Those are words I hope I never have to say. Unfortunately, in our world today our information is never completely safe.
Sometime between Thanksgiving and Christmas the credit card and personal information for up to 110 million Target customers was stolen by cyberthieves. Considering that there are only about 115 million households in the U.S. , I would say that this crime affects pretty much all of us.
In February, John Mulligan, CFO of Target Corporation was hauled in front of Congress where he testified before the Senate Judiciary Committee on data breaches and cybercrime. For me, the obvious question isn’t “How could this have happened at Target?”, but rather “Where else is my personal information vulnerable and what are they doing to protect it?”
Well, I can’t speak for your accountant, lawyer or Target Corp., but I can tell you what I am doing as a financial planner and investment advisor to protect your private information. While I have always met the security standards set forth by the SEC and our broker-dealer, here are 7 things I am doing to help prevent your information from being hacked.
Secure email. Personal financial information such as account statements, tax documents, account information and other items that could be sensitive or personal are always sent via encrypted, secure email. The system we use is called Smarsh. Smarsh is a company that provides secure email encryption services to businesses like mine that are in highly regulated industries or that deal with sensitive client and customer information. While I do send general information, product literature, economic and market commentary via traditional email, I anticipate a future in which it will be simpler, and safer to send ALL email via some type of protected email service.
Information Lock Up. The SEC requires financial advisory offices to adhere to strict standards regarding how they store files, retain information and lock their offices. At Focus Financial we adhere to those standards, but I take it one step further. In addition to locking my office each night, I also lock up my files and paperwork in a secure place inside my office. Sensitive documents are never left unlocked overnight.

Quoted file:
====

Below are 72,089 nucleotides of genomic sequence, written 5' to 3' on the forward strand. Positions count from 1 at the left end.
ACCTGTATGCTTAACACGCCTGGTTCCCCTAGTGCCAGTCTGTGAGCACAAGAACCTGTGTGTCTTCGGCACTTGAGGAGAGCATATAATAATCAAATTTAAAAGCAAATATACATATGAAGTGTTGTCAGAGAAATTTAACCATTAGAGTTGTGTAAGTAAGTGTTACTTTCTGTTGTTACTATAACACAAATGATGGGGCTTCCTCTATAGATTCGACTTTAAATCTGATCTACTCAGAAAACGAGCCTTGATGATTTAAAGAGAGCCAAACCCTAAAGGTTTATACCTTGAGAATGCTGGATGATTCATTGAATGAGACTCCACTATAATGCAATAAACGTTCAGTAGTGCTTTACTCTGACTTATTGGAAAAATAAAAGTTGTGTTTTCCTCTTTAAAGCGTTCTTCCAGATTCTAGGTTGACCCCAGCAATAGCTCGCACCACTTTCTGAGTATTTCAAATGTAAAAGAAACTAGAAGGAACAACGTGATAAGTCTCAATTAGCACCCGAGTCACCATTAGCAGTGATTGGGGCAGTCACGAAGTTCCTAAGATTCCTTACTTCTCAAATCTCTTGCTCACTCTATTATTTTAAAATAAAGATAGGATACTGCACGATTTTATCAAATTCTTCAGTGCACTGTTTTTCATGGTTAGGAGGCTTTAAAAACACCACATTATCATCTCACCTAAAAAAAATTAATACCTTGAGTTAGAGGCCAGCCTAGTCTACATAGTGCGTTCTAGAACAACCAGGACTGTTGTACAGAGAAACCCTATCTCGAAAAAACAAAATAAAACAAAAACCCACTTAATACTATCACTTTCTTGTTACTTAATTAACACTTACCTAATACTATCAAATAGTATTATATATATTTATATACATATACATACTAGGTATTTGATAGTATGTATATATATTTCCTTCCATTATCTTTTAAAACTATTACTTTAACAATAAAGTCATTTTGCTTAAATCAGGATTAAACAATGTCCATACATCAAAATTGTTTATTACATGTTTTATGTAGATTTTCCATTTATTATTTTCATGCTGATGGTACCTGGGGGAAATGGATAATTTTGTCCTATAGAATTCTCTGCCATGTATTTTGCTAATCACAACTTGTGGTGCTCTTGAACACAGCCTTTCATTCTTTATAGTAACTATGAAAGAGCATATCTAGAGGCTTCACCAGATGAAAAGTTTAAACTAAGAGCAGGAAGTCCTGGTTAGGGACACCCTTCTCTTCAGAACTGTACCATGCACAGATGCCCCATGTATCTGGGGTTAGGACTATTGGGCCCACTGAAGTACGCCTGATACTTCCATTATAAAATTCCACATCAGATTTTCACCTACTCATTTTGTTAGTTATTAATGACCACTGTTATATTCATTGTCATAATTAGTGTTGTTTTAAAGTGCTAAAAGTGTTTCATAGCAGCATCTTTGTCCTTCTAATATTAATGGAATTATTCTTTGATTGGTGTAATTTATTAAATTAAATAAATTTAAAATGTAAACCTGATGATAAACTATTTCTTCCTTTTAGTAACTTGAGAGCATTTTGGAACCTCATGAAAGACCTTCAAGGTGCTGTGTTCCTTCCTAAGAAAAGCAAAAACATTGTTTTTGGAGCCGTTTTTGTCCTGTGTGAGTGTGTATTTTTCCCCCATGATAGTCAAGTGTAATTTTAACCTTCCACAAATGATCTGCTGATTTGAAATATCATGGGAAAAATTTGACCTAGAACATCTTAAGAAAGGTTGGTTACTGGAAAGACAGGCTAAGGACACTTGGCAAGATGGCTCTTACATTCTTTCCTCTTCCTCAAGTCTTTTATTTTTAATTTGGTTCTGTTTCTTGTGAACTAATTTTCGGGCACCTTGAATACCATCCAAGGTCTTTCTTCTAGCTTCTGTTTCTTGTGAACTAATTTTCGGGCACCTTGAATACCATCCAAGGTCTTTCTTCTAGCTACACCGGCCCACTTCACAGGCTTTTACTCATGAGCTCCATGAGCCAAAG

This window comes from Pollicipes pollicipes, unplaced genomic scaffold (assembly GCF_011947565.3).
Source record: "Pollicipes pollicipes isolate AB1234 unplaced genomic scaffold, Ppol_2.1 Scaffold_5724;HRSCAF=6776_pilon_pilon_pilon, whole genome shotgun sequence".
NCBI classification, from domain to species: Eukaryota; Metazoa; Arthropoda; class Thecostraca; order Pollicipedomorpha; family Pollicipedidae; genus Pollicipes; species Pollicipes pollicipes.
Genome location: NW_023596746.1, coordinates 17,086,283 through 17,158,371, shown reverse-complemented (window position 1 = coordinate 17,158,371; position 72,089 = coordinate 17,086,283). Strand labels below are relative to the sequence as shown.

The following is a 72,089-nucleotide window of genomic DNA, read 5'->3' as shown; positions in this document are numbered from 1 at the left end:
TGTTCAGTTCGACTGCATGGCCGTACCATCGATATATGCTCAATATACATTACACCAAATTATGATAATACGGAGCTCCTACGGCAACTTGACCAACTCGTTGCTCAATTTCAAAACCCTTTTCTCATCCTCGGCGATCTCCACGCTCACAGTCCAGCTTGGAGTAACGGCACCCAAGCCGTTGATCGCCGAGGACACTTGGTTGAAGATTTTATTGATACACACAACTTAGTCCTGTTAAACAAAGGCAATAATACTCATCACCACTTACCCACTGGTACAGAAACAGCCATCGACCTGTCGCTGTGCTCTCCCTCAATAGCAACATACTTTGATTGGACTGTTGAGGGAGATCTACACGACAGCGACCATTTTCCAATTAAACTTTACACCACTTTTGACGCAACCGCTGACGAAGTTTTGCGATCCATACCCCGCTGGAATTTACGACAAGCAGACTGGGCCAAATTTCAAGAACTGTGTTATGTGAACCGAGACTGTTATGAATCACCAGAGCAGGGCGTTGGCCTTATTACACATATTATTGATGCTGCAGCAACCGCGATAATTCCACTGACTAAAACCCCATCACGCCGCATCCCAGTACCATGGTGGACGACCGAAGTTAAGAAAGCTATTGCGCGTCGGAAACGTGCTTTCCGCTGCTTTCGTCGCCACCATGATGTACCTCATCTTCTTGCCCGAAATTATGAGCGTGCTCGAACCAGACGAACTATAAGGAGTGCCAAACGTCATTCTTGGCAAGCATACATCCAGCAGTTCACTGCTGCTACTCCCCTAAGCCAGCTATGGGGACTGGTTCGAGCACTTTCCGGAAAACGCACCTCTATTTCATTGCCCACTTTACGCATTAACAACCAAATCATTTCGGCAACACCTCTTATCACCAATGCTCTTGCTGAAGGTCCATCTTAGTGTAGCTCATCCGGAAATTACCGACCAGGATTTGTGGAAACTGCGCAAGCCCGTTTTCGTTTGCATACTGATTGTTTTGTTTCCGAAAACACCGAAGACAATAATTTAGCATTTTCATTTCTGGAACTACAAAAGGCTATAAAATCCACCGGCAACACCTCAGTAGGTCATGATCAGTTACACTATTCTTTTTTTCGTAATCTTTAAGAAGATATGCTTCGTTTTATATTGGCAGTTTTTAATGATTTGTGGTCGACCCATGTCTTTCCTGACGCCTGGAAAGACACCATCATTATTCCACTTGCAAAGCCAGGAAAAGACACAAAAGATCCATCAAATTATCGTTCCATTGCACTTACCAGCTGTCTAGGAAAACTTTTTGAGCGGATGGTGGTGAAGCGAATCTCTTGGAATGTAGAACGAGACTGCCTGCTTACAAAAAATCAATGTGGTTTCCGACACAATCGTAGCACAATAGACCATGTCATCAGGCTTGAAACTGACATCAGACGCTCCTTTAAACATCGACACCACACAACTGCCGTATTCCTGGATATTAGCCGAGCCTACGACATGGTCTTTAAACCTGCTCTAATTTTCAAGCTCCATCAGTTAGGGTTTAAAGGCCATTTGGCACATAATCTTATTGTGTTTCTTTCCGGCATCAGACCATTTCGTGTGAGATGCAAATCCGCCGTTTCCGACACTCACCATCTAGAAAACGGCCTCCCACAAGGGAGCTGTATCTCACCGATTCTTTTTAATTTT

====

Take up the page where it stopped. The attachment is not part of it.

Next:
Passwords – never shared, never written down. This is a tough one. At last count I had over 50 personal and professional User ID’s and passwords. It’s a lot to keep track of, and the list is growing every day. Thankfully, there are now several password protection services available that allow users to manage their passwords in a simpler, more secure way. The only services I use are those that have been thoroughly researched and vetted by my broker-dealer and/or the brokerage custodians we use.
An encrypted hard drive. Regarding internet security, best practices would include having an encrypted hard drive. I am now in the process of switching over to a fully encrypted hard drive with the latest encryption and security software. This way, if someone steals my computer they won’t be able to (or at least should be a lot harder to) access any information saved on it.
Laptop never has any client info stored on it. I use two laptop computers. One is an old one that I use only for presentations and seminars. The other is newer and I use it when I need to be working offsite or on vacation, etc. Neither computer has any client information stored on it – no contact information, no social security numbers, no account information, nothing. They are simply a means to access the internet, send and receive email, use MicroSoft Office, etc.
Strict use of VPN. Occasionally I work from home. Sometimes I work out of our Minnetonka or Apple Valley offices or work when I am out of town. I have even been known to get some work done at the ice arena where my daughter skates on Saturday mornings. Whenever I log on to the internet I use a secure Virtual Private Network or VPN. A VPN connection is as secure as working directly from my office in NE Minneapolis. In fact, that is exactly what you are doing. You are just using your laptop and VPN connection to log on to your secure system in the office.
I never use public WiFi. Public WiFi can be a security disaster. Anyone on that public network can access your computer and everything on it. And they don’t have to be anywhere near you to do it .Using the same public WiFi you are using, they can access your computer from the parking lot or the coffee shop down the street. What’s worse, they can even install malware that tracks your key strokes and records your log in information giving them access to all the secure websites you use.
The steps I have outlined above are for my business and how I protect your information. My system isn’t foolproof. No system is. If hackers and cybercriminals can break into Target or the Pentagon, they can probably figure out how to get into my system as well. But just like when you lock your car at the mall or lock your house when you leave home in the morning, a little deterrent goes a long way.
By taking at least a few simple steps we can all keep our information safer and reduce the likelihood of problems in the future.